Since no one is making a matter replicater anytime soon. Simply rendering the economy cashless won't usher in Utopia. It will basically reduce us back to a barter economy like we had prior to cash.


Plus, if I remember right, at least in Voyager, the crew was sort of 'paid' and sometimes punished with replicator rations. I think they justified.it as something to do with not having guaranteed access to fuel but the replicators were shown not to be exactly magic giving boxes and there was still an incentive to work in exchange for the ability to have things from the replicator.

Also the farengi, or whatever, they used money. I also remember money and currency coming up in deep space 9 a bunch, but it's been a long time so I don't really remember the details.

As to the op. Until we have a way to make time and resources meaningless, there will always be something to trade for something.

I always liked Michael Moorcock's take on a decadent, futuristic society where money, time and effort are meaningless. I feel like it's probably a lot closer than star trek to what it would be like. I also figure star trek really glosses over the major holodeck and drug abuse problems that would exist in star Trek's universe.
edit on 11/9/2018 by dug88 because: (no reason given)



posted on Sep, 11 2018 @ 02:21 PM
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Nat geo did a kind of extreme short movie about what happens when the power goes out.
Then you cant pay for gas, cant buy water, cant buy food...

Till such a time as we have a strong dependable energy grid, the possibility of a true cashless society should be dead in the water.

Also... yea the replicator is kind of important.



posted on Sep, 11 2018 @ 02:21 PM
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Biggest one is You won't have to go through the cushions of every sat You own looking for ashtray change... Sign Me up!



posted on Sep, 11 2018 @ 02:22 PM
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a reply to: ketsuko

If you have a basic barter system, there is going to come a point where you have people with things that you don't want that owe you something.

So to fix that (as we have always done in history) we will eventually decide on a something that can be used as a medium of exchange.

In the case of most civilizations on earth, the same conclusion was reached.

A medium of exchange needs to be durable, it needs to be easily recognized, unable to counterfeit, not readily available and able to be split apart.

So most went with gold or silver, based on the needed criteria.

Eventually, those with a lot of silver or gold found it pretty hard to just carry it around with them or keep it safely stashed. So they decided to issue notes backed by the metal. Meaning that if you had a note worth 10 gold pieces, you could either get it redeemed for the actual metal or simply use the note as a means of payment.

And here we are... back to square one.


edit on 11-9-2018 by Lumenari because: (no reason given)



posted on Sep, 11 2018 @ 02:25 PM
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originally posted by: 3NL1GHT3N3D1
We've already started the transition. I hardly ever see any actual money in my wallet, it is mostly numbers on a computer screen and a debit card.

But a completely cashless society brings up some interesting thoughts. What do we think those who control the numbers would do? They'll probably just put as many zeros behind that first number as they want. I'm sure they're already doing it, giving them Christ endless money to bribe people with.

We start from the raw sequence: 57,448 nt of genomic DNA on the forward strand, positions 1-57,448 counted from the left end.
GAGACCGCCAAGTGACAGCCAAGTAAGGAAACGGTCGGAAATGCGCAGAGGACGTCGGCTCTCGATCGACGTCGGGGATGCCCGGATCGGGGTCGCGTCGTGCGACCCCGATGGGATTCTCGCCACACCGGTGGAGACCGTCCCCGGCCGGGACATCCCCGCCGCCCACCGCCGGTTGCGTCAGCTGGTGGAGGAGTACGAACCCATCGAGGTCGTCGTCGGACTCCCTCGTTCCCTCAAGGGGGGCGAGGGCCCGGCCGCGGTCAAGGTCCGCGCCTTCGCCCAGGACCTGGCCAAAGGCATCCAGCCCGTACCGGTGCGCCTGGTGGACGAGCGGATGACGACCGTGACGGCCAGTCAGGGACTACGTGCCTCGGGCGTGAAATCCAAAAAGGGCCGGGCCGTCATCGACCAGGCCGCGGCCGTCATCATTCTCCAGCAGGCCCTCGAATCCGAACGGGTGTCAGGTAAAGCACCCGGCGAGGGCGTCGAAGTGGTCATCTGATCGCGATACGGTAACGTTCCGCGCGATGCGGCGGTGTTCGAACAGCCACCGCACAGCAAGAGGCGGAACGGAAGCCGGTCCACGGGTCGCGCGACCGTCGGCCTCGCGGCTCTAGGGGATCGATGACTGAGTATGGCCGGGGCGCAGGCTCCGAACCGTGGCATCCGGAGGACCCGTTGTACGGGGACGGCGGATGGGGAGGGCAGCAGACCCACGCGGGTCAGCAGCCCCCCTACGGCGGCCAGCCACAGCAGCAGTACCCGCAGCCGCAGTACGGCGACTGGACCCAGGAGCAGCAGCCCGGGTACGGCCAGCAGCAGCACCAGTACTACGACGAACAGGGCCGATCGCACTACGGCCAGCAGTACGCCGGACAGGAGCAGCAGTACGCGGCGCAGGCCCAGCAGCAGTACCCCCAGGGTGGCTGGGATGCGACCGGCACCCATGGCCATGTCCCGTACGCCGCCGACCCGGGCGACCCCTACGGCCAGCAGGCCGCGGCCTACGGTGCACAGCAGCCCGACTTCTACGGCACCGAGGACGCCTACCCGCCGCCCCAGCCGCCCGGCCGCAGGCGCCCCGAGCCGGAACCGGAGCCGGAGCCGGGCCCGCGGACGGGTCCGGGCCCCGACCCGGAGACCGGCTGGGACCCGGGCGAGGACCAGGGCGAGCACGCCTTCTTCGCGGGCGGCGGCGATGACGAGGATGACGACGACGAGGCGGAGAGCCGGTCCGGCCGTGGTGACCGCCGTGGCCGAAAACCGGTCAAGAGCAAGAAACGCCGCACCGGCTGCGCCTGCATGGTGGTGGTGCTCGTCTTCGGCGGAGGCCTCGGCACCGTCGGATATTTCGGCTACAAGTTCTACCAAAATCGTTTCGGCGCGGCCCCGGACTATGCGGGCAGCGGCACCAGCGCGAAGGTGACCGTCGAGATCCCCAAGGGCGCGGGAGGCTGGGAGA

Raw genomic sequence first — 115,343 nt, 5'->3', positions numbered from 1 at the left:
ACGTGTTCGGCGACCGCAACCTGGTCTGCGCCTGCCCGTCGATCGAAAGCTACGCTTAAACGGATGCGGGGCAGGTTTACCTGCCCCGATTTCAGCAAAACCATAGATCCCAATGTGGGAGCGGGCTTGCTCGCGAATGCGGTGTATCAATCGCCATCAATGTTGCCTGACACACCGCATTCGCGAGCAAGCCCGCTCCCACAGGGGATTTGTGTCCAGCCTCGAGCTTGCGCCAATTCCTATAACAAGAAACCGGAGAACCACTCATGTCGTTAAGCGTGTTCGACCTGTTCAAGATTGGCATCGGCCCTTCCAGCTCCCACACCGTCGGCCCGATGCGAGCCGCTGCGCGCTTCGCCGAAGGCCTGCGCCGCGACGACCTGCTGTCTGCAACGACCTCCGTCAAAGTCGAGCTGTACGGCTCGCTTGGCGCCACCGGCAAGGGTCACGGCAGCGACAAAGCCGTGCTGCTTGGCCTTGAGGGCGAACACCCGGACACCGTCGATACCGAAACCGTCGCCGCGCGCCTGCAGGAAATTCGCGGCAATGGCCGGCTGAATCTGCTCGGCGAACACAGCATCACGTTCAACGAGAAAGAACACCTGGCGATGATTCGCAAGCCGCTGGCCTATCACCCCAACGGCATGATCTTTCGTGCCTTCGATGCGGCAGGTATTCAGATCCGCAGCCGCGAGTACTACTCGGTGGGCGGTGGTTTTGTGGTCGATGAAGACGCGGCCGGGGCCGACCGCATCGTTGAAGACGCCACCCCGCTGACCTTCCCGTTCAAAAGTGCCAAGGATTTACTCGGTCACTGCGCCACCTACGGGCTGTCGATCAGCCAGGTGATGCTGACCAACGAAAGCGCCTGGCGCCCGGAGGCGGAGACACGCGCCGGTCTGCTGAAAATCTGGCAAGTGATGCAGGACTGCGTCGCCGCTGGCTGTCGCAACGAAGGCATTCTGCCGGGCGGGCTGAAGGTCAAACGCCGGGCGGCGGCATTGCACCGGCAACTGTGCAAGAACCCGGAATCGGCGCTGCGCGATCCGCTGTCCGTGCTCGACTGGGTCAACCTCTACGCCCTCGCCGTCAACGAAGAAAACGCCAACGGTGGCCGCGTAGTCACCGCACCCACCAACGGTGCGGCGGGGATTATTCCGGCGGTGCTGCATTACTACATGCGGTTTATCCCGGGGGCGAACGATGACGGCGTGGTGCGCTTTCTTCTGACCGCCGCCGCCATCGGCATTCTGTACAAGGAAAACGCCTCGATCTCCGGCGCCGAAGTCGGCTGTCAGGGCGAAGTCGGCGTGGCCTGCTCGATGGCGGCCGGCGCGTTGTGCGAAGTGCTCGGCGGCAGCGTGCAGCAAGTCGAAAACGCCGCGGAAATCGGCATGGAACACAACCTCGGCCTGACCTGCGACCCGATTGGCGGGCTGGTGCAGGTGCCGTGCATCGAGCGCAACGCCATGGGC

But it's not "cashless" in the way I think the OP is desiring.

Star Trek is really cashless as in no one works for money and no one has to pay for anything except those few items I mentioned. Not even the artisan goods like Picard's brother produced are paid for; he gives them away. They have value as gifts and people love to eat at his cafe because they recognize the artisan quality of his food and wine - that's it.



posted on Sep, 11 2018 @ 02:27 PM
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a reply to: TerryDon79


Agreed, you can have a society/economy without physical money but not without currency.



posted on Sep, 11 2018 @ 02:29 PM
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a reply to: dug88

I was wondering about a movie to watch today, so thank you for your post.

In Time it is.




posted on Sep, 11 2018 @ 02:31 PM
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I think some people confuse/conflate "cashless" with a society with no currency or ability to trade.

That is not true. Cash can be discarded without discarding the currency system or the ability to trade among one another.



posted on Sep, 11 2018 @ 02:34 PM
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originally posted by: introvert
I think some people confuse/conflate "cashless" with a society with no currency or ability to trade.

That is not true. Cash can be discarded without discarding the currency system or the ability to trade among one another.


I was confused by this as well. The OP, however, seems to be going for the fiction fantasy concept of Gene Rodenbury's world without any form of currency, not the modern concept of a cashless society in which "money" only exists electronically.



posted on Sep, 11 2018 @ 02:36 PM
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a reply to: dug88

Ferengi did have money.

Gold-pressed latinum was a substance that could not be replicated giving it value. It's one of the things I was referring to. If I recall my lore correctly, the show creators made it specifically so they could have the dirty capitalist Ferengi introduced.



posted on Sep, 11 2018 @ 02:38 PM
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a reply to: burdman30ott6

That was my understanding of the OP's post - truly cashless not just all electronic because all electronic does nothing to remove anything related to the current economy.



posted on Sep, 11 2018 @ 02:40 PM
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a reply to: zatara